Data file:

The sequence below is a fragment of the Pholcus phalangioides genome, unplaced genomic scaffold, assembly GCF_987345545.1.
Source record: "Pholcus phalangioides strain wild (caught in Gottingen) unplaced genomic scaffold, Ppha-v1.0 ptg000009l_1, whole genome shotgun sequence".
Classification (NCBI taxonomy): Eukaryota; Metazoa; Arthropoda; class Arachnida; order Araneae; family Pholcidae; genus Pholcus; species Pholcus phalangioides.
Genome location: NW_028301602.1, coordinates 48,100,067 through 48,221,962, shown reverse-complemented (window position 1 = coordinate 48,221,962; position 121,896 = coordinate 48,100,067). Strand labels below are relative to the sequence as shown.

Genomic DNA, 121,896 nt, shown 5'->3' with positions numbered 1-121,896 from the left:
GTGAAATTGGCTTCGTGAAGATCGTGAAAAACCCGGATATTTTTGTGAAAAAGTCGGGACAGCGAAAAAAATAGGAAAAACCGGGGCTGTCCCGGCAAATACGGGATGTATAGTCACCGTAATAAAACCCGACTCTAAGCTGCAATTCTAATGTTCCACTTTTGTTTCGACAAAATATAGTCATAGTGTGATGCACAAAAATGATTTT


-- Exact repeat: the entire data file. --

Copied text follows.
The sequence below is a fragment of the Pholcus phalangioides genome, unplaced genomic scaffold, assembly GCF_987345545.1.
Source record: "Pholcus phalangioides strain wild (caught in Gottingen) unplaced genomic scaffold, Ppha-v1.0 ptg000009l_1, whole genome shotgun sequence".
Classification (NCBI taxonomy): Eukaryota; Metazoa; Arthropoda; class Arachnida; order Araneae; family Pholcidae; genus Pholcus; species Pholcus phalangioides.
Genome location: NW_028301602.1, coordinates 48,100,067 through 48,221,962, shown reverse-complemented (window position 1 = coordinate 48,221,962; position 121,896 = coordinate 48,100,067). Strand labels below are relative to the sequence as shown.

Genomic DNA, 121,896 nt, shown 5'->3' with positions numbered 1-121,896 from the left:
GTGAAATTGGCTTCGTGAAGATCGTGAAAAACCCGGATATTTTTGTGAAAAAGTCGGGACAGCGAAAAAAATAGGAAAAACCGGGGCTGTCCCGGCAAATACGGGATGTATAGTCACCGTAATAAAACCCGACTCTAAGCTGCAATTCTAATGTTCCACTTTTGTTTCGACAAAATATAGTCATAGTGTGATGCACAAAAATGATTTT